Q. Fifteen years ago we winterized our home here on the Maine coast. We have an attic furnace, and the heating bills are staggering. Upon the advice of a builder, I removed the insulation between the rafters and put it between the ceiling joists. This leaves the attic very cold. Should I replace the insulation between the rafters? Should I close the attic vents in the winter? Is there a danger of fire by having a furnace in the attic? In the summertime the attic gets extrememly hot, and I am concerned about some things that are stored up there. What thoughts do you have to improve the situation? Frances Hook East Boothbay, Maine
A. Keep the insulation in the area between the ceiling joists where it now is. If the insulation is adequate in thickness and insulation value, this thermal barrier will prevent heat loss from below in the living area. The same thing happens in reverse in the summer. Ceiling insulation prevents the warmth of the attic from migrating into the living space below.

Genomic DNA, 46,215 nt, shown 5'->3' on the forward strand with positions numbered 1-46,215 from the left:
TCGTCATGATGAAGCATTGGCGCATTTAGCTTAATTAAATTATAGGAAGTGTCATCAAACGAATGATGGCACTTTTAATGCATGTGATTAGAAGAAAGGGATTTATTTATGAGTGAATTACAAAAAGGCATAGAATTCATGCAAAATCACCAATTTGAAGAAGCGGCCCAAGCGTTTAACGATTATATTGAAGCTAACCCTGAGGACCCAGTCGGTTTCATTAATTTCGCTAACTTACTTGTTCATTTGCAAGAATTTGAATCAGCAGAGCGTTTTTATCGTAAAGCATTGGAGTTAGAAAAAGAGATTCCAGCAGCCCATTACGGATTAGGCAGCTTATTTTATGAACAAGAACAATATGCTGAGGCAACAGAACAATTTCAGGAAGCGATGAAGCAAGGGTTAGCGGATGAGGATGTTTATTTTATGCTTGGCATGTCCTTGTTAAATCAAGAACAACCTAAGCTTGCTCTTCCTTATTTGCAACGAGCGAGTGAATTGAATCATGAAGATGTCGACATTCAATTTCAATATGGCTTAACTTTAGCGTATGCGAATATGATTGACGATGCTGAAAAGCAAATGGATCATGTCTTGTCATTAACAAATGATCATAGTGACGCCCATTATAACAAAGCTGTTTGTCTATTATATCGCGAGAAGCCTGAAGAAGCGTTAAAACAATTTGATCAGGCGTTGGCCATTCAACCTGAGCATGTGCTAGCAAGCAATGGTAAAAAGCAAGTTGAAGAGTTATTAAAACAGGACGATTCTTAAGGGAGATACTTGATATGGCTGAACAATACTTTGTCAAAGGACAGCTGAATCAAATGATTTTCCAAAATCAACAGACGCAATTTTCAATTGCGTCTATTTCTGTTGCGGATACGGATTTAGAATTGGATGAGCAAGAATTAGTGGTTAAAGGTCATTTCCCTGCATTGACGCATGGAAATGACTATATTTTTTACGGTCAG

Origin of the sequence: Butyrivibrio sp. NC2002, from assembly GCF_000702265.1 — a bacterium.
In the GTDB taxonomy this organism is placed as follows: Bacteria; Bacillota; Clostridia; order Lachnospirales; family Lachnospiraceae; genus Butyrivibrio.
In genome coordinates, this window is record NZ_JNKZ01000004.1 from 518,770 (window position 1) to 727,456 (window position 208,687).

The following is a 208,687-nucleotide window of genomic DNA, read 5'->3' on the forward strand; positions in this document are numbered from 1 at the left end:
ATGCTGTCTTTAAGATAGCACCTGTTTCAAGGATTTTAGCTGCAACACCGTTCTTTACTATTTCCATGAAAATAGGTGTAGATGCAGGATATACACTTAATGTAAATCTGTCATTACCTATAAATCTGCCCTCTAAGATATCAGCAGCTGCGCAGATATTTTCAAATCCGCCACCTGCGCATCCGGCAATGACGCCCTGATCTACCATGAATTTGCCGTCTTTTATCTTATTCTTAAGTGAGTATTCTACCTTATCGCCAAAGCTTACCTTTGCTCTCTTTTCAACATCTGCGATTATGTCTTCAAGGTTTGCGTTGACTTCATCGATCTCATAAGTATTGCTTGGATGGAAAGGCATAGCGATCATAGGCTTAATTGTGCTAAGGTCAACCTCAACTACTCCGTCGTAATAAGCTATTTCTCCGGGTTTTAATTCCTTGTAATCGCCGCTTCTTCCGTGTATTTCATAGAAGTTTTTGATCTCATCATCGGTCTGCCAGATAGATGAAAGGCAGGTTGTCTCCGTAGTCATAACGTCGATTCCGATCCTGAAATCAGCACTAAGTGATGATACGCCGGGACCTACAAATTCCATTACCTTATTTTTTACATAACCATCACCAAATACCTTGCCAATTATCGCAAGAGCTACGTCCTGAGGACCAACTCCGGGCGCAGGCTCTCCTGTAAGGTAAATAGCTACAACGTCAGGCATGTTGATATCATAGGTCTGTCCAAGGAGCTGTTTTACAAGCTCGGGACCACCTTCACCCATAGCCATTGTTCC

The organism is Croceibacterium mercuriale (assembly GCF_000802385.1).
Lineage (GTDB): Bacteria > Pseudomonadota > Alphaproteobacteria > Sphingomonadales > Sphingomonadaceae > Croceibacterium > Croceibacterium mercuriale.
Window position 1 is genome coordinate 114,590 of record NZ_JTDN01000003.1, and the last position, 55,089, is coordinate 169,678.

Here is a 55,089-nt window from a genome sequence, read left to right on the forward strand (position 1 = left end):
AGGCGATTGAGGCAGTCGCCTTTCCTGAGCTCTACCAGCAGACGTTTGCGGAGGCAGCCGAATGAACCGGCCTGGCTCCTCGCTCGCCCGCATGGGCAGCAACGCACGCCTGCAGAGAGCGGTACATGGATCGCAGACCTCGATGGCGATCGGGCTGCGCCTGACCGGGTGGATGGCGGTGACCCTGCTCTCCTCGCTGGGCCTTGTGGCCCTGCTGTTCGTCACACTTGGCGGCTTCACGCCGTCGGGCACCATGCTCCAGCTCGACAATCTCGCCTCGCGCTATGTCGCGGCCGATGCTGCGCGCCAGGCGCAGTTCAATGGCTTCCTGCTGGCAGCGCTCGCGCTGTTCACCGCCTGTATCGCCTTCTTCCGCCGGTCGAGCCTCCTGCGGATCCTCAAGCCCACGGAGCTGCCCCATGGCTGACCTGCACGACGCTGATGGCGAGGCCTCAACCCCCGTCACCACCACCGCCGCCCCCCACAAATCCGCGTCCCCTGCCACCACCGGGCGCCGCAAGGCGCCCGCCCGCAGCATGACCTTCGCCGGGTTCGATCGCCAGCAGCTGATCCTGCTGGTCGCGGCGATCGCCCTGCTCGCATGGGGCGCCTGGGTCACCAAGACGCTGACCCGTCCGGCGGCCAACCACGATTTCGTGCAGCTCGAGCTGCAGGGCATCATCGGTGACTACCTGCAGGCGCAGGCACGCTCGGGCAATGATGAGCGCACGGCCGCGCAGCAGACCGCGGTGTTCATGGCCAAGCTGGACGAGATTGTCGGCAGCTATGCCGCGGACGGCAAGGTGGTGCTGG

Blocking the attic louvers in the winter would be of little help, and it might promote condensation. You do not want excess moisture in the attic.
By all means keep the attic vents open in the summer. Install an exhaust fan or gravity louvers, should condensation appear in the attic.
Obviously, some household goods stored in an unheated main attic could suffer damage in the wintertime. Similarly, some other household goods could be damaged by the extreme heat and humidity of summer.
About all you can do is be selective in what you put in the attic.
Attic furnaces are quite common. Some building codes require them to be enclosed in a fire-resistant cubicle. Check with our local building department. You should also ask the fire chief to inspect the installation to see if it is safe.
No doubt your supply and return air ducts to and from the living quarters are wrapped in adequate insulation. If not, you are losing a lot of heat from those unwrapped ducts.
So your fuel bills are staggering? Welcome to the club.